The first volume exemplifies McGrath’s vision and includes stories ranging widely in length, genre, and professional fields. The journal was made possible through the PALNI Press, which hosts a suite of publishing platforms. All faculty, staff, and students affiliated with a PALNI supported institution may propose an open access publication for the PALNI Press that supports the teaching and learning objectives of their institution. See press.palni.org for more information.
Mennonite Historical Library and Goshen College Librarian Tillie Yoder opens up digital access to a unique collection of quilts by the College Mennonite Church using the Private Academic Library Network of Indiana’s (PALNI) Omeka platform service. Using this open-access software to digitize the physical collection exhibit, the public can view the special collection online, for free.
“I am grateful that PALNI provides access to Omeka hosting and enjoyed tinkering with the many options the platform provides,” shares Yoder. “Using Omeka enabled us to create a professional online exhibit at a time when access to our in-person exhibit is restricted. We anticipate digitizing past exhibits as well and look forward to seeing how our partner libraries use the platform in their own ways.”
The online exhibit was co-sponsored by the Mennonite Historical Library and Goshen College Good Library. The public can view photos of the various quilts and the corresponding physical display, a list of the exhibit leaders, and a video showcasing the physical exhibit alongside interviews and statements from several quilters.
PALNI’s Omeka service is made possible through the efforts of the Publishing Services Administration Team (PSAT), which administers the PALNI Press. The PALNI Press openly publishes the scholarly and creative content of PALNI-supported institutions.
Faculty members are invited to submit textbook creation proposals for courses they teach. Textbooks may cover any discipline at the undergraduate or postgraduate level. We seek proposals for complete textbooks geared toward a specific field of study, which meet the inclusion criteria for the Open Textbook Library.
Grant funding of up to $6,500 is available per accepted proposal, with an individual author maximum of $5,000. While joint authorship proposals are welcome, the lead author must be a faculty member employed at a PALNI-supported institution. PALNI will coordinate peer review, copyediting, layout, and hosting services.
Before applying, please review the full Call for Proposal document, which includes the proposal requirements, application form, grantee obligations, and review criteria. This document, and more information about the program, can be found on the PALSave Website.
To apply, send proposal requirements listed in the Call for Proposal document to firstname.lastname@example.org by January 15, 2021. Notifications on proposal acceptance will be sent March 1, 2021.
Butler University faculty Brian Weidner reduces the student textbook cost burden by creating an open access book for his course, “Brass Techniques 1,” after receiving a PALSave Course Redesign Grant. Using an open-access textbook, each student in this course will save $50 with a total savings of $550 for Fall 2020.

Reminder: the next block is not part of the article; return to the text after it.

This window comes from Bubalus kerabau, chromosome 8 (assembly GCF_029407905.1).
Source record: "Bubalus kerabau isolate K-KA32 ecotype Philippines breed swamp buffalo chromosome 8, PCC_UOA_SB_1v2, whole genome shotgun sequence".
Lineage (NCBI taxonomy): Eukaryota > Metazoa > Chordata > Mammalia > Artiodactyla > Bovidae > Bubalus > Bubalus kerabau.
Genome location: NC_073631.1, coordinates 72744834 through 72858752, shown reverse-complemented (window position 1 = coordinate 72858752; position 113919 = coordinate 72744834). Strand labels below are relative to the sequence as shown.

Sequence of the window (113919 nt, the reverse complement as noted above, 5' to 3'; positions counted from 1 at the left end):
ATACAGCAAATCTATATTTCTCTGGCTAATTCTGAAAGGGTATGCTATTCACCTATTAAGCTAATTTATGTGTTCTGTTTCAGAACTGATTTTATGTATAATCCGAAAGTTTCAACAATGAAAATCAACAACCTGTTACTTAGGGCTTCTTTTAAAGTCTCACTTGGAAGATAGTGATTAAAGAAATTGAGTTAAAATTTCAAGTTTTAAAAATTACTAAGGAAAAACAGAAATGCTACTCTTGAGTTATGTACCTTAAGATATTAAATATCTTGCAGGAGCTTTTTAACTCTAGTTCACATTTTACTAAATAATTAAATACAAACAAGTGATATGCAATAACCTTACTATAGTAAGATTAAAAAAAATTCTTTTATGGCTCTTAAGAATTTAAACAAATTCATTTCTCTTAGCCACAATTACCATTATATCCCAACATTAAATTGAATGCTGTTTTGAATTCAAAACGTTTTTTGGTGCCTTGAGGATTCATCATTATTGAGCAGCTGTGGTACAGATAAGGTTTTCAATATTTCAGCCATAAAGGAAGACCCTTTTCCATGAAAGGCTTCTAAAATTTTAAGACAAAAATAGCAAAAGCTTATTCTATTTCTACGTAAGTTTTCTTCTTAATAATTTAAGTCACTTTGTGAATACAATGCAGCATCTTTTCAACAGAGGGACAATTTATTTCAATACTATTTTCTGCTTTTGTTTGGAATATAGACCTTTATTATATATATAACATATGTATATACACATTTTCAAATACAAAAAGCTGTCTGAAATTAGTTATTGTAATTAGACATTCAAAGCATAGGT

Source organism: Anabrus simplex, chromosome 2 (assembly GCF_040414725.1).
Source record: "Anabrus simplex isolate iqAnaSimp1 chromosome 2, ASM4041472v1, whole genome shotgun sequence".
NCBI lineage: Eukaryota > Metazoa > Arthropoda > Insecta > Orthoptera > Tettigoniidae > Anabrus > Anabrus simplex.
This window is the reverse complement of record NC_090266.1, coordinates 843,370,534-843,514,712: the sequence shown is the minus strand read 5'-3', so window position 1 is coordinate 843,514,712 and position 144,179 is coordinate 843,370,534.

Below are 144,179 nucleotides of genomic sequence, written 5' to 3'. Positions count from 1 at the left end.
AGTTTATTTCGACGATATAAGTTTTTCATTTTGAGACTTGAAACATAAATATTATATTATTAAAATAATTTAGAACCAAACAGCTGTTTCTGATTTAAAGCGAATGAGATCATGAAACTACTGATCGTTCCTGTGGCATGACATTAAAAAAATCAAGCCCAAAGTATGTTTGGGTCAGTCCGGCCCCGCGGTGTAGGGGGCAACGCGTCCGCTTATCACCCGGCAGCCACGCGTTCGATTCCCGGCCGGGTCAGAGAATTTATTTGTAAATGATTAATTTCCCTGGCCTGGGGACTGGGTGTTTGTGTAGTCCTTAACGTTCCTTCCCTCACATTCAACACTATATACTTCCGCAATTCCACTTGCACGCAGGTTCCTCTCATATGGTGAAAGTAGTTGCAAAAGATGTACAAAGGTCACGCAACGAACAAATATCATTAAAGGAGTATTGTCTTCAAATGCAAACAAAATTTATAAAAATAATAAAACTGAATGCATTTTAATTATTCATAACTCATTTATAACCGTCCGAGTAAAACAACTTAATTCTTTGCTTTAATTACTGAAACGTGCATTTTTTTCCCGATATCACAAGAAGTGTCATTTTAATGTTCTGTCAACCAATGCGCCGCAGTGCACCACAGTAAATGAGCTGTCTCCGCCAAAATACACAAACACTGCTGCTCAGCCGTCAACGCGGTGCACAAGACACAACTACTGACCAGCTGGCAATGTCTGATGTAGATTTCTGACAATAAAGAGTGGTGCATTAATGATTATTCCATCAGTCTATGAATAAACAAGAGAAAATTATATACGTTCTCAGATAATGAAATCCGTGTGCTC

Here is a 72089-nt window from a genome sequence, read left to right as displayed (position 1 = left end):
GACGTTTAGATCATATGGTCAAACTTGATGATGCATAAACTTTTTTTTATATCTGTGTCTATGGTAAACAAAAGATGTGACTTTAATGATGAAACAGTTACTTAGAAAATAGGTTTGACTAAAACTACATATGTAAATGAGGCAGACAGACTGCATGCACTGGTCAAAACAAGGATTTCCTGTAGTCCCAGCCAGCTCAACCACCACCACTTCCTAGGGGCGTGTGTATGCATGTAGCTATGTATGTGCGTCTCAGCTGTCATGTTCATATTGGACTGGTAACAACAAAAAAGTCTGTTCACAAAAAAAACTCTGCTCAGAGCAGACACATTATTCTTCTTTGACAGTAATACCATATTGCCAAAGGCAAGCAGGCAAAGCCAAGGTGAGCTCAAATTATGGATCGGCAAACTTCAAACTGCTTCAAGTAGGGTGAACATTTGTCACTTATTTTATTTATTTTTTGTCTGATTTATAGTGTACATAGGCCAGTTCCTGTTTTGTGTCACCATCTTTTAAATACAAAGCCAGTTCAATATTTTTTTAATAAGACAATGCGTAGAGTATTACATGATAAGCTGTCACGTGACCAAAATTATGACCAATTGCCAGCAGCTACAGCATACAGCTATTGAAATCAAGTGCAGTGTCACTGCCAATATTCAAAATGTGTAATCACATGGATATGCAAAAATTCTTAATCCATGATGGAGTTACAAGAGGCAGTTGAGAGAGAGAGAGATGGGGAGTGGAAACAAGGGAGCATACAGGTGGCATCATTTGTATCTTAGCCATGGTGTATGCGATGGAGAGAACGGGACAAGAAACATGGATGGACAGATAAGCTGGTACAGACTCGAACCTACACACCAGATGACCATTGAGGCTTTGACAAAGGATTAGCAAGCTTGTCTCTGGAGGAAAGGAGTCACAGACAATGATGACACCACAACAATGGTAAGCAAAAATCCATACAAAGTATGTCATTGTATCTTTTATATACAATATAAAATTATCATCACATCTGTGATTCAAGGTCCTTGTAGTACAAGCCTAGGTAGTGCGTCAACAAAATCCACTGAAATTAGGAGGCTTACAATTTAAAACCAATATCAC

PALSave combats rising textbook costs at the twenty-four PALNI supported institutions using free materials like open educational resources (OER) instead of expensive commercial textbooks. Along with receiving a Course Redesign Grant, Weidner was the first in the consortium to use Pressbooks, an open-source, open-access publishing platform provided by PALNI, to create his textbook. Pressbooks allows editing and remixing of existing material, providing faculty with the ability to customize their course materials to meet their students’ needs.
About the course redesign process, Weidner states, “Redesigning this course around a custom-made OER has allowed me to flip the classroom as the textbook meets the exact needs that my students have. While it has taken me time to build a brand new text as there were no open textbooks out there already, my students have expressed how excited they are to have a resource that they do not need to pay for, and colleagues at other institutions have discussed adopting this text to support their students as well. I look forward to having this text improved by others who choose to use it in the future.”
PALNI is hosting and supporting Pressbooks for current Course Redesign Grant awardees, and this fall the service will be available to any faculty member at a PALNI-supported institution. To encourage faculty to create their own, original open textbooks, PALSave Textbook Creation Grants will also be announced this fall.
PALNI’s Pressbooks service is made possible by two of its collaborative groups, the OER Publishing Task Force and the Publishing Services Administration Team. The PALSave program itself is supported with funding from the Lilly Endowment, Inc.
Library publishing programs help libraries more actively participate in the scholarly communications cycle, advance open access, and meet local needs related to the creation and dissemination of scholarship. PALNI’s Library Publishing Task Force recently wrapped up its exploration of this emerging consortial service area and prepared a report to discuss its findings and recommendations. Read and download the report here: PALNI Library Publishing Task Force Report